I’m not sure if thinking about Lena makes the time pass faster or slower. But it doesn’t matter. I couldn’t stop thinking about her if I tried. Which I have—playing chess with these creepy figures Xavier collects. Helping him catalog everything from bottle caps and marbles to ancient Caster volumes. Today it’s stones. Xavier must have hundreds of them, ranging from raw diamonds as big as strawberries to chunks of quartz and plain old rocks.

  “It’s important to keep careful records of everything I have.” Xavier added three hunks of coal to the list.

  I stared at the rocks in front of me. Gravel, Amma would say. Just the right shade of gray for Dean Wilks’ driveway. I wondered what Amma was doing right now. And my mom. The two women who raised me were in two totally different worlds, and I couldn’t see either of them.

  I held up a handful of dusty driveway gravel. “Why do you collect these, anyway? They’re just rocks.”

  Xavier looked shocked. “Stones have power. They absorb people’s feelings and their fears. Even their memories.”

  I didn’t need anyone else’s fears. I had enough of my own.

  I reached into my pocket and took out the black stone. I rubbed the smooth surface between my fingers. This one was Sulla’s. It was shaped like a thick teardrop, while Lena’s was rounder.

  “Here.” I held it out to Xavier. “You can add it to your collection.”

  I was pretty sure I wouldn’t need it to cross the river again. I would either find my way back home or I would never leave here. Somehow I knew that, even if I didn’t know anything else.

  Xavier stared at the stone for a long minute. “You keep it, dead man. Those aren’t—”

  After that, I couldn’t make out what he was saying. My vision started to blur, Xavier’s leathery black skin and the stone in my palm shifting until they started to bleed together into a single dark shadow.

  Sulla sat at an old wicker table, an oil lamp illum
inating the small room. A spread was laid out in front of her, the Cards of Providence lined up in two neat rows, each stamped with a black sparrow in the corner—Sulla’s mark. A tall man sat across from her, his smooth head gleaming in the light.

  “The Bleeding Blade. Blind Man’s Rage. Liar’s Promise. The Stolen Heart.” She frowned and shook her head. “Can tell you, none a this is good. What you’re chasin’, you ain’t never gonna find. And it’ll be worse if you do.”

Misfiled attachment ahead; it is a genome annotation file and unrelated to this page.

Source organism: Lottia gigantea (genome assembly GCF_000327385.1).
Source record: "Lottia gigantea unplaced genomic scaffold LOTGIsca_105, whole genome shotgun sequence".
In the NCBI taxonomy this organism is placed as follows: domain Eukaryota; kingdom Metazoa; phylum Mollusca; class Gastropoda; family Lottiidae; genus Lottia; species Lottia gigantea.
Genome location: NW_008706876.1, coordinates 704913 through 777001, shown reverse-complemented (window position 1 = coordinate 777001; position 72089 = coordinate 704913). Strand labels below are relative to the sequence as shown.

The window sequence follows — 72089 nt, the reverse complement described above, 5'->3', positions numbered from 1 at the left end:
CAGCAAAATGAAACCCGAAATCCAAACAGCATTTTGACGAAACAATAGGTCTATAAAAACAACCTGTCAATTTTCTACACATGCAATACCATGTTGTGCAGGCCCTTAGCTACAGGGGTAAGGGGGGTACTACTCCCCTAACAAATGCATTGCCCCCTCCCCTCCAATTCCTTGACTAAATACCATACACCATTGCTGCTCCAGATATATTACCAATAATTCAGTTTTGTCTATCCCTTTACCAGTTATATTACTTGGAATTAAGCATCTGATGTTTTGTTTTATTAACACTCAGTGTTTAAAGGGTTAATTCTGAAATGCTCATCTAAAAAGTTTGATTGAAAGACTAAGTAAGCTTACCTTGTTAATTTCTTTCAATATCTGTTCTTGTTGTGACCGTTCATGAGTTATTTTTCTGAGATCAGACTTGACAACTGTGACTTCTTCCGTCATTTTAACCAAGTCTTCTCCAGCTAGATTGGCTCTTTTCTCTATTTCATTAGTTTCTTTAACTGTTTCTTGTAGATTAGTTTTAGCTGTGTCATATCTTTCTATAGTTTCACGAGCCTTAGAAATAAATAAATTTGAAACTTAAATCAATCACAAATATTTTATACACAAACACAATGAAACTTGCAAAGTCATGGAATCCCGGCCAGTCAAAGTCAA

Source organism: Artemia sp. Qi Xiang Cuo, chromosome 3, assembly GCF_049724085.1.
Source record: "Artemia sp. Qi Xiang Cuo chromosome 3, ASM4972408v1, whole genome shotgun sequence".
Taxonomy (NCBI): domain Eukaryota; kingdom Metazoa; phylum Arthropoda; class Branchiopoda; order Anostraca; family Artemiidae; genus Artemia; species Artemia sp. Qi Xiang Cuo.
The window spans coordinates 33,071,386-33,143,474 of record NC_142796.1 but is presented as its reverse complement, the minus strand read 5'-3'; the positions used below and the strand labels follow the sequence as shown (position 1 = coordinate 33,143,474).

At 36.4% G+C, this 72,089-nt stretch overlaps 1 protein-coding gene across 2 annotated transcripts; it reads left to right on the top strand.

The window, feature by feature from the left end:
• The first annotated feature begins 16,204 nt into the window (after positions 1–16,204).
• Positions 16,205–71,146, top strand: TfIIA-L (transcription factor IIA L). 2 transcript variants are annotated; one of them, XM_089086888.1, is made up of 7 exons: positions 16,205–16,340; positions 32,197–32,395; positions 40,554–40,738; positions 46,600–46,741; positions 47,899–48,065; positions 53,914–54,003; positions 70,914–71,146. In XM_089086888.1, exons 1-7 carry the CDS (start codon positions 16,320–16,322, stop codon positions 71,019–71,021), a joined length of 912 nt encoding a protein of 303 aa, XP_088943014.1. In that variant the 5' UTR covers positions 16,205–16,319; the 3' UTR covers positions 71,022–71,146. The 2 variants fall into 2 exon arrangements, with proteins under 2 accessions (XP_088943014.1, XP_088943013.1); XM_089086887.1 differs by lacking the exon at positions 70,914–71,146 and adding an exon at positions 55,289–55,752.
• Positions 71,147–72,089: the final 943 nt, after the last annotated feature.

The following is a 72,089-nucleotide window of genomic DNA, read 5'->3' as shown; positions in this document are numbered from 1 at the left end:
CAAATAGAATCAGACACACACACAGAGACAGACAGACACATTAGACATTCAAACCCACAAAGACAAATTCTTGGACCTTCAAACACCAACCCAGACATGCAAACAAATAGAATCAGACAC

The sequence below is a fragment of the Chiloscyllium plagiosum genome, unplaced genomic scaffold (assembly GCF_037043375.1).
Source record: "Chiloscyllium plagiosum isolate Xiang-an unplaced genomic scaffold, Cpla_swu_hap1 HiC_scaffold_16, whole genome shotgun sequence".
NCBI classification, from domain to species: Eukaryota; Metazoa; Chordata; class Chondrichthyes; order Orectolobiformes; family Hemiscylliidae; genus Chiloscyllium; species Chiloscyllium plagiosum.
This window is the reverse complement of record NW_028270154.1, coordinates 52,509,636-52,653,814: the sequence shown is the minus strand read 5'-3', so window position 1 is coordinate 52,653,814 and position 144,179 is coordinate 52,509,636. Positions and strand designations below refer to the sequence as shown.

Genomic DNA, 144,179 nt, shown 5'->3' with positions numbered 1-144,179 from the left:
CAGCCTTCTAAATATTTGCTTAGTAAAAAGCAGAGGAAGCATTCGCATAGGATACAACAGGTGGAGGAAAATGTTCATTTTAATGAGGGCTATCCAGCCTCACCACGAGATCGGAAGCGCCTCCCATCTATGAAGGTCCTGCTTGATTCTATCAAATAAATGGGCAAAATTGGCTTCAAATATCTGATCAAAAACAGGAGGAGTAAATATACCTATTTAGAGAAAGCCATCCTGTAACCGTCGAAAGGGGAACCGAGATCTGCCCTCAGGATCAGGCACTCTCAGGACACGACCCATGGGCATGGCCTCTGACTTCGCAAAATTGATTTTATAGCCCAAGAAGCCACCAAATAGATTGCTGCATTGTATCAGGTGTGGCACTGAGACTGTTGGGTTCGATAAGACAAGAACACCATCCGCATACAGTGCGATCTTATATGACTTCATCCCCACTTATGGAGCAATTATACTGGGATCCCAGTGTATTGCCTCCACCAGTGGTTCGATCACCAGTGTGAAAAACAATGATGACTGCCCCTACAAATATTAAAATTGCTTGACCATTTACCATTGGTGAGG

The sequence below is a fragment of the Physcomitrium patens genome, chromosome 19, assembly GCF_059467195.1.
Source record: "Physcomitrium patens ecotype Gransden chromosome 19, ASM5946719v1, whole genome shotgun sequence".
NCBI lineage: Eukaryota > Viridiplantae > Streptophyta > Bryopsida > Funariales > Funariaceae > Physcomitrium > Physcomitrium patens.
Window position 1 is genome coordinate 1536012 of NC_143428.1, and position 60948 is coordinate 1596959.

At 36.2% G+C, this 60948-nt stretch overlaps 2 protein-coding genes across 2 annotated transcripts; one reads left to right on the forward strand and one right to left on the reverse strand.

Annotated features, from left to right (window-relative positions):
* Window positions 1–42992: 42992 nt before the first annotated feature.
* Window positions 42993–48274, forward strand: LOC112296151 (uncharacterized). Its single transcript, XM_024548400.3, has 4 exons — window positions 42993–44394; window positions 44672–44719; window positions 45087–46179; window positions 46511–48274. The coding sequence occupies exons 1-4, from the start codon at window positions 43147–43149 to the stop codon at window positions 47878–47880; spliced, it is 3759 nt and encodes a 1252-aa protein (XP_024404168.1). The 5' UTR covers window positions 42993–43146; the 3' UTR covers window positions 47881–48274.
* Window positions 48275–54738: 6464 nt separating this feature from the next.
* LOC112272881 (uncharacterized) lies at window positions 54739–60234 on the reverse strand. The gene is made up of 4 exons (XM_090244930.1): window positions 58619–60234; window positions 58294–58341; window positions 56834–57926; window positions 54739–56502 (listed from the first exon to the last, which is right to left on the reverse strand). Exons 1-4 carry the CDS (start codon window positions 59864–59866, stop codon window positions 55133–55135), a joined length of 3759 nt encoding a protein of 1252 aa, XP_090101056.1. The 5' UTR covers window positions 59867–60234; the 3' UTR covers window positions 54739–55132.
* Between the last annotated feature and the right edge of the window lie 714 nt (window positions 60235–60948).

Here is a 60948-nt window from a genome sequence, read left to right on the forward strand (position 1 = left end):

The man ran his huge hands over his scalp nervously. “What’s that supposed to mean, Sulla? Stop talking in circles.”

  “It means they’re never gonna give you what you want, Angelus. The Far Keep doesn’t need a spread to know you’ve been breakin’ their rules all along.”

  Angelus pushed away from the table violently. “I don’t need them to give me what I want. I have other Keepers behind me. Keepers who want to be more than scribes. Why should we be forced to record history when we can be the ones who make it!”

  “Can’t change the cards—that’s all I know.”

  Angelus stared at the beautiful woman with the golden skin and delicate braids. “Words can change things, Seer. You just have to put them in the right book.”

  Something caught Sulla’s eye, and she was distracted for a moment. Her granddaughter crouched behind the door, listening. On any other night, Sulla wouldn’t have minded. Amarie was seventeen, older than Sulla was when she learned to read cards. Sulla didn’t want the girl to see this man. There was something evil inside him. She didn’t need the cards to see that much.

  Angelus started to stand, his huge hands clenched into fists.

  Sulla tapped a card at the top of the spread, with a pair of golden gates inked across the face. “This one here’s a wild card.”

  The man hesitated. “What does it mean?”

  “Means sometimes we make our own fate. Things the cards can’t see. Depends on which side a the gate you choose.”

  Angelus picked up the card, crumpling it in his hand. “I’ve stood outside the gates long enough.”

  The door slammed, and Amarie stepped out from her hiding place. “Who was that, Grandmamma?”

  The older woman picked up the crumpled card, smoothing it with her hands. “He’s a Keeper from up north. A man who wants more than any man should have.”

  “What does he want?”

  Sulla’s eyes met Amarie’s, and for a second she was not sure if she would answer the girl. “To tamper with fate. Change the cards.”

  “But you can’t change the cards.”

  Sulla looked away, remembering what she’d seen in the cards the day Amarie was born. “Sometimes you can. But there’s always a price.”

  When I opened my eyes, Xavier was standing above me, his features twisted in concern. “What did you see, dead man?”

  The black stone was warm in my hand. I squeezed it tighter, as if it could somehow bring me closer to Amma. To the memories locked within its shiny black surface. “How many times has Angelus changed The Caster Chronicles, Xavier?”

  The Gatekeeper looked away, wringing his long fingers nervously.

  “Xavier, answer me.”

  Our eyes met, and I saw the pain in his. “Too many times.”

  “Why is he doing it?” What did Angelus have to gain?

  “Some men want to be more than Mortal. Angelus is one of those men.”

  “Are you saying he wanted to be a Caster?”

  Xavier nodded slowly. “He wanted to change fate. To find a way to defy supernatural law and mix Mortal and Caster blood.”

  Genetic engineering. “So he wanted Mortals to have powers like Casters?”

  Xavier ran his abnormally long hand over his bald head. “There is no reason to have power if you are left with no one to torment and control.”

  It didn’t make sense. It was too late for Angelus. Was he, like Abraham Ravenwood, trying to create some kind of hybrid child? “Was he experimenting on children?”